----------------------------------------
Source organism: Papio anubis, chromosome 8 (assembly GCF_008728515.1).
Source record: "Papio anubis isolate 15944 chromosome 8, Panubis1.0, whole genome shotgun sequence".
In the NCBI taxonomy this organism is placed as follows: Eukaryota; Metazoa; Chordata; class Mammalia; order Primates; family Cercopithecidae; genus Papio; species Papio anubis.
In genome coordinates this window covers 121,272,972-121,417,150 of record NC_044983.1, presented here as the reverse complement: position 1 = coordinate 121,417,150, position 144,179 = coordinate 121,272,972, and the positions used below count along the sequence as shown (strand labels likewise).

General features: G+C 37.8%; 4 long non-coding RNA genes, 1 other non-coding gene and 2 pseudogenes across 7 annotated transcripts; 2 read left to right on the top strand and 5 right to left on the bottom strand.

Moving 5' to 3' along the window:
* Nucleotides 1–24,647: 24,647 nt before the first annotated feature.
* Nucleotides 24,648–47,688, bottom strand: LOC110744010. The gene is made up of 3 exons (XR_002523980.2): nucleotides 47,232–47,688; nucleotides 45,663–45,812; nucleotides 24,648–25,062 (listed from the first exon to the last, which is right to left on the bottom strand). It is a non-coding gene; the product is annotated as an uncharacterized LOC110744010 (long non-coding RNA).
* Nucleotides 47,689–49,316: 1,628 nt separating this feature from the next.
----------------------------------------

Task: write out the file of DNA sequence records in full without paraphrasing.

Source organism: Papio anubis, chromosome 8 (assembly GCF_008728515.1).
Source record: "Papio anubis isolate 15944 chromosome 8, Panubis1.0, whole genome shotgun sequence".
In the NCBI taxonomy this organism is placed as follows: Eukaryota; Metazoa; Chordata; class Mammalia; order Primates; family Cercopithecidae; genus Papio; species Papio anubis.
In genome coordinates this window covers 121,272,972-121,417,150 of record NC_044983.1, presented here as the reverse complement: position 1 = coordinate 121,417,150, position 144,179 = coordinate 121,272,972, and the positions used below count along the sequence as shown (strand labels likewise).

General features: G+C 37.8%; 4 long non-coding RNA genes, 1 other non-coding gene and 2 pseudogenes across 7 annotated transcripts; 2 read left to right on the top strand and 5 right to left on the bottom strand.

Moving 5' to 3' along the window:
* Nucleotides 1–24,647: 24,647 nt before the first annotated feature.
* Nucleotides 24,648–47,688, bottom strand: LOC110744010. The gene is made up of 3 exons (XR_002523980.2): nucleotides 47,232–47,688; nucleotides 45,663–45,812; nucleotides 24,648–25,062 (listed from the first exon to the last, which is right to left on the bottom strand). It is a non-coding gene; the product is annotated as an uncharacterized LOC110744010 (long non-coding RNA).
* Nucleotides 47,689–49,316: 1,628 nt separating this feature from the next.